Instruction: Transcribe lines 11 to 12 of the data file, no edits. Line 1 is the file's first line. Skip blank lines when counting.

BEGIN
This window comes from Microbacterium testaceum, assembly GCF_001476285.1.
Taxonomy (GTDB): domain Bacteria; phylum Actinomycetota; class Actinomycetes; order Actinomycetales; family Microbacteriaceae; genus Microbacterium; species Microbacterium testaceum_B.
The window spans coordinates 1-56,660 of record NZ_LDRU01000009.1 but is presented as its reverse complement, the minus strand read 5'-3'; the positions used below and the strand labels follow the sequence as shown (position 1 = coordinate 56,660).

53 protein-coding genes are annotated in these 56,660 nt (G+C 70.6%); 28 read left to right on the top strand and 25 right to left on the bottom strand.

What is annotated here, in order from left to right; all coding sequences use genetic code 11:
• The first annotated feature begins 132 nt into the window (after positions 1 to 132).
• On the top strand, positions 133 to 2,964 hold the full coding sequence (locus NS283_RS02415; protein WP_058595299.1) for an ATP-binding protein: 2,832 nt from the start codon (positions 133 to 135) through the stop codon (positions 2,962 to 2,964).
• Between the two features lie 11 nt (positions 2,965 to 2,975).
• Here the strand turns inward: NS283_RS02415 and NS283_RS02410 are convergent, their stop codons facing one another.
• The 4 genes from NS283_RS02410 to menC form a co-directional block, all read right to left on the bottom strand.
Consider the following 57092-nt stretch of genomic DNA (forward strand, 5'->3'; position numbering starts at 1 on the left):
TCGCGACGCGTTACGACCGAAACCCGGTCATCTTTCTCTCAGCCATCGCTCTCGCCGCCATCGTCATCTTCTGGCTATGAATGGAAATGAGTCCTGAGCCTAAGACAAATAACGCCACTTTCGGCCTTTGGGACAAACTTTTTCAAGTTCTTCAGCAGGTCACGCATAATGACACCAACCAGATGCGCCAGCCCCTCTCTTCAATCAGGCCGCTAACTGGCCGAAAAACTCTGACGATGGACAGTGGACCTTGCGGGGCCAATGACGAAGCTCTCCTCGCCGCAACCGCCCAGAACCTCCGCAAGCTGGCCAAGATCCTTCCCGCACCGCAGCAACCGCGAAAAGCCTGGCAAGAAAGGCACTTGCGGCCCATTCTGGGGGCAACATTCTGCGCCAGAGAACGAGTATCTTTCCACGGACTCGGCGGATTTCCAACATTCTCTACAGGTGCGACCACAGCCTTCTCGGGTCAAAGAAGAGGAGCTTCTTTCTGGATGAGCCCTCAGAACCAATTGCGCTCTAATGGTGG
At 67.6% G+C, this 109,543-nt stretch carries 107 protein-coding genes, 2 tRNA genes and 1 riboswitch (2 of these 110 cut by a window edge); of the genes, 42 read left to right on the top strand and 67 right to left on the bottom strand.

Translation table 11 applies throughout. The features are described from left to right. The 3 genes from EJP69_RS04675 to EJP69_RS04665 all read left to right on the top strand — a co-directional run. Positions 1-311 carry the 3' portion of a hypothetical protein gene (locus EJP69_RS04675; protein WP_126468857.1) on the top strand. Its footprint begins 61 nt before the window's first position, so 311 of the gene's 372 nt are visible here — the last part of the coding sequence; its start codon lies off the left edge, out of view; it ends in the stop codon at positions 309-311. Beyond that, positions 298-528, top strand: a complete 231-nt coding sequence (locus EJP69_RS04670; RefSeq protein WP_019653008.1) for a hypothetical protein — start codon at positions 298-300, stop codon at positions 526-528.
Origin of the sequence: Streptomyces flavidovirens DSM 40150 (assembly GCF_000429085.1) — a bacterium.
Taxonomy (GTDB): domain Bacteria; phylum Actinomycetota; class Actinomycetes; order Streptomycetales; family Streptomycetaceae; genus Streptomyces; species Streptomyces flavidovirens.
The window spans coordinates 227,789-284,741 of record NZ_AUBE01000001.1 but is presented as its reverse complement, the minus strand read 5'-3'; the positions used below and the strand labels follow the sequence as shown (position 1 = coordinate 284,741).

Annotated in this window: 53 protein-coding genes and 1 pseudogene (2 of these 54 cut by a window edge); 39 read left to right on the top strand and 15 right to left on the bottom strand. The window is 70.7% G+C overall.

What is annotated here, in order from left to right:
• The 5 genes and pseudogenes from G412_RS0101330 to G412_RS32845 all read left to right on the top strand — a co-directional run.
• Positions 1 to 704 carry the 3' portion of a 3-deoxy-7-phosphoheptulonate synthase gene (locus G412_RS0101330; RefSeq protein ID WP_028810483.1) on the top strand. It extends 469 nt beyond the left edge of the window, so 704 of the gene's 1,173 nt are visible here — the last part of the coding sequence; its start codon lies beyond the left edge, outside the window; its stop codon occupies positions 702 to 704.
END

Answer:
Consider the following 57092-nt stretch of genomic DNA (forward strand, 5'->3'; position numbering starts at 1 on the left):
TCGCGACGCGTTACGACCGAAACCCGGTCATCTTTCTCTCAGCCATCGCTCTCGCCGCCATCGTCATCTTCTGGCTATGAATGGAAATGAGTCCTGAGCCTAAGACAAATAACGCCACTTTCGGCCTTTGGGACAAACTTTTTCAAGTTCTTCAGCAGGTCACGCATAATGACACCAACCAGATGCGCCAGCCCCTCTCTTCAATCAGGCCGCTAACTGGCCGAAAAACTCTGACGATGGACAGTGGACCTTGCGGGGCCAATGACGAAGCTCTCCTCGCCGCAACCGCCCAGAACCTCCGCAAGCTGGCCAAGATCCTTCCCGCACCGCAGCAACCGCGAAAAGCCTGGCAAGAAAGGCACTTGCGGCCCATTCTGGGGGCAACATTCTGCGCCAGAGAACGAGTATCTTTCCACGGACTCGGCGGATTTCCAACATTCTCTACAGGTGCGACCACAGCCTTCTCGGGTCAAAGAAGAGGAGCTTCTTTCTGGATGAGCCCTCAGAACCAATTGCGCTCTAATGGTGG